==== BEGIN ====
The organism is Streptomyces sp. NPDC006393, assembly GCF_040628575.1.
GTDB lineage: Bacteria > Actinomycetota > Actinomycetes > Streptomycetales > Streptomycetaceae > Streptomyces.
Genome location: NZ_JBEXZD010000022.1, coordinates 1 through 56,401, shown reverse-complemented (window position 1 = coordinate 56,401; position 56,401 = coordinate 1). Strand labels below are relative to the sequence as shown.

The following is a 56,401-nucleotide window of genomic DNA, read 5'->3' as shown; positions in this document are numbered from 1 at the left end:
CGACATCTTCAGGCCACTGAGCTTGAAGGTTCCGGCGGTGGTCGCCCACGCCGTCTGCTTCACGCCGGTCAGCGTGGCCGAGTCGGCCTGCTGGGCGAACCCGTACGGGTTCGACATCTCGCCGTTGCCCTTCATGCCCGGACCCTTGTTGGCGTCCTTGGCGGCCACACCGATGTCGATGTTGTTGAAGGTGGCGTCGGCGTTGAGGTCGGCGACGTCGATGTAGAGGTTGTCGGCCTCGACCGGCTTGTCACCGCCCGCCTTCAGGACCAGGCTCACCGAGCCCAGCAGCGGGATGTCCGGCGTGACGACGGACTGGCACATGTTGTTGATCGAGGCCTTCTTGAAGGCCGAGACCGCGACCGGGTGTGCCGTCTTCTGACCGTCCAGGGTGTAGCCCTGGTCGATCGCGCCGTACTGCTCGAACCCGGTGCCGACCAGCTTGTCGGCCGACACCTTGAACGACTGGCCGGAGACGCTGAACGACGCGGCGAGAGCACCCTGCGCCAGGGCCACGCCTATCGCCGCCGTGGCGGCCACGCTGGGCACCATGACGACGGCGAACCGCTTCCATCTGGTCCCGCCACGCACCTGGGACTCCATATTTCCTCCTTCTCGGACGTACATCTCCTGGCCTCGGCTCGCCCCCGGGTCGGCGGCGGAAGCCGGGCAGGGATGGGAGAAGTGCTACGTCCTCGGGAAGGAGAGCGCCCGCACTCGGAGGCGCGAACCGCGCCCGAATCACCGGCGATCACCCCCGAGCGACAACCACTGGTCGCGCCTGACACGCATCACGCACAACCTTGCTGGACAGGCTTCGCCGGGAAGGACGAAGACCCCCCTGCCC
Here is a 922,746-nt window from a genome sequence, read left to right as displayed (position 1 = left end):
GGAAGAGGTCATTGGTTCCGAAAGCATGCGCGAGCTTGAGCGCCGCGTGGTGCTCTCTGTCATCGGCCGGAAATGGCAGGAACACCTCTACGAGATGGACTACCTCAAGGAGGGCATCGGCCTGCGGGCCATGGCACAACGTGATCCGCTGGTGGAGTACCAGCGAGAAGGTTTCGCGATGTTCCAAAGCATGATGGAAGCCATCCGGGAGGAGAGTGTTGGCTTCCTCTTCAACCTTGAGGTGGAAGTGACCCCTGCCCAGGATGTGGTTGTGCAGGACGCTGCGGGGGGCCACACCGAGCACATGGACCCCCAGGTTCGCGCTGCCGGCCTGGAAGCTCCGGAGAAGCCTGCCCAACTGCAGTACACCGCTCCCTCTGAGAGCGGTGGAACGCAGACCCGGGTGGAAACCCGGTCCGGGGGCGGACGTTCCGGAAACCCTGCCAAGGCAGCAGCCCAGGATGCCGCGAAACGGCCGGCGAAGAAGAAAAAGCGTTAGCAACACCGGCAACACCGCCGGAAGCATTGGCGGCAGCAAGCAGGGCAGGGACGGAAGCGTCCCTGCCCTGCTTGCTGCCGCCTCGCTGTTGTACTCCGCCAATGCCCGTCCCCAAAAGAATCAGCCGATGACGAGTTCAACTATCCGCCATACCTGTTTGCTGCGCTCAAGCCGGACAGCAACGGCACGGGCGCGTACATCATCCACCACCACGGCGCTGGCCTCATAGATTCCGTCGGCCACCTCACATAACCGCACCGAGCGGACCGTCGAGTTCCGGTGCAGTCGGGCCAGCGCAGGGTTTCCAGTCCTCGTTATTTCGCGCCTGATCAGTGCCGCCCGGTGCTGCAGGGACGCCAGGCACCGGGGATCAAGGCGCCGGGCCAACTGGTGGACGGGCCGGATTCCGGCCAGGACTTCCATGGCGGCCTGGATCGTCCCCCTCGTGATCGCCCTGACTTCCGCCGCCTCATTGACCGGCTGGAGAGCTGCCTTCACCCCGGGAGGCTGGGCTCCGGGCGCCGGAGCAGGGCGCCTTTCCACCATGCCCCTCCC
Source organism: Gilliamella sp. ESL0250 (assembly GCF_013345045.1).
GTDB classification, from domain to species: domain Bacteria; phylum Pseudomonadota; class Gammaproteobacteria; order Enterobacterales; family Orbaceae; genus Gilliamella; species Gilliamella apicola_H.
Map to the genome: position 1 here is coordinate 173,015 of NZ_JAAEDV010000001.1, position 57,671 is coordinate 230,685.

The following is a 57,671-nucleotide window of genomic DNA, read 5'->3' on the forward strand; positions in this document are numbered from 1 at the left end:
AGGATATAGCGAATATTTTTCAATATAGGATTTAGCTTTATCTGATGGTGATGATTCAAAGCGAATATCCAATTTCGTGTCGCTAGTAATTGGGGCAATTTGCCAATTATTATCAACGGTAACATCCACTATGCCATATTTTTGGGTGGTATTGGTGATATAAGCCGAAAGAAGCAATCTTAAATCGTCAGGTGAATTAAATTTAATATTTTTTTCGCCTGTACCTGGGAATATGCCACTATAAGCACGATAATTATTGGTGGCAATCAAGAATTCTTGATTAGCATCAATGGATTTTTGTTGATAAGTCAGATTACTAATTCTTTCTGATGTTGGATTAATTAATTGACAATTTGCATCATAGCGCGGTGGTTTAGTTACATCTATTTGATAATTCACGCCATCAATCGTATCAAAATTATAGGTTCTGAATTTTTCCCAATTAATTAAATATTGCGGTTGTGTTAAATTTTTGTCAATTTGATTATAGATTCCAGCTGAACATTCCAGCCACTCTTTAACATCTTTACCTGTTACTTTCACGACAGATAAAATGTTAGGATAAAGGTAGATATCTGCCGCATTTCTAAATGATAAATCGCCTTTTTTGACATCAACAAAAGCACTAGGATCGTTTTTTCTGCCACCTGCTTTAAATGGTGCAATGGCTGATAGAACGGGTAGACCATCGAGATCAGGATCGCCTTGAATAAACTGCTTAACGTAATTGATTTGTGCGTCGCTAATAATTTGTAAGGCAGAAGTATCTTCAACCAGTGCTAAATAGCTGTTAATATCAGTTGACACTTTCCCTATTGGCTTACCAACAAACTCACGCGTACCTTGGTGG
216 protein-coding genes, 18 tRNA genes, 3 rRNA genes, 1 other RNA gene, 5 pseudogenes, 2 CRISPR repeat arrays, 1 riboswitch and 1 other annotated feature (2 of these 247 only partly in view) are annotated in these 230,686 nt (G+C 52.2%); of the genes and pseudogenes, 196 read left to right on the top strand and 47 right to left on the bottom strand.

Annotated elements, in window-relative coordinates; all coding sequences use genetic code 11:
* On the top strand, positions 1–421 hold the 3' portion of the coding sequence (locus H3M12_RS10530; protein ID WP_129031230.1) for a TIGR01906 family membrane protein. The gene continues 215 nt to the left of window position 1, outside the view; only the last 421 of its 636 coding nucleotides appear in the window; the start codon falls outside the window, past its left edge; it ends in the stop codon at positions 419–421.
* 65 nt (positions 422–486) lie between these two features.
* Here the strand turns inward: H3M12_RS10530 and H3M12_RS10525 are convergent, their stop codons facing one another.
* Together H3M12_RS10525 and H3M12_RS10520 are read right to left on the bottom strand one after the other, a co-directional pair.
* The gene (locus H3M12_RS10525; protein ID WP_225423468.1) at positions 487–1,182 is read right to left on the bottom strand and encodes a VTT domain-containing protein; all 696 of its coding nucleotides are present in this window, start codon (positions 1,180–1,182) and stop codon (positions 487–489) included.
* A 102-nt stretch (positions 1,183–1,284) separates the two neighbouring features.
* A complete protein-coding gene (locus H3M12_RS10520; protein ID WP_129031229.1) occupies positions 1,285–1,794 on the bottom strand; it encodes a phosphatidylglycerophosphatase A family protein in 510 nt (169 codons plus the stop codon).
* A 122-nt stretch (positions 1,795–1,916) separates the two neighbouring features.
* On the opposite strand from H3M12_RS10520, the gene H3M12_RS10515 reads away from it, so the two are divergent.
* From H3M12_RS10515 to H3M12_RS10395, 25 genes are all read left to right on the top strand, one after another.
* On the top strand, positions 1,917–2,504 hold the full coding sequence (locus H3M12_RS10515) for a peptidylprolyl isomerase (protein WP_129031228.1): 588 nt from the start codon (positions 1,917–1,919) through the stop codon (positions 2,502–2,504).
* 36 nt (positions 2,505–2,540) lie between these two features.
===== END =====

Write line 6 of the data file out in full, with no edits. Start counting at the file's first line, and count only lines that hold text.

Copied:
Here is a 922,746-nt window from a genome sequence, read left to right as displayed (position 1 = left end):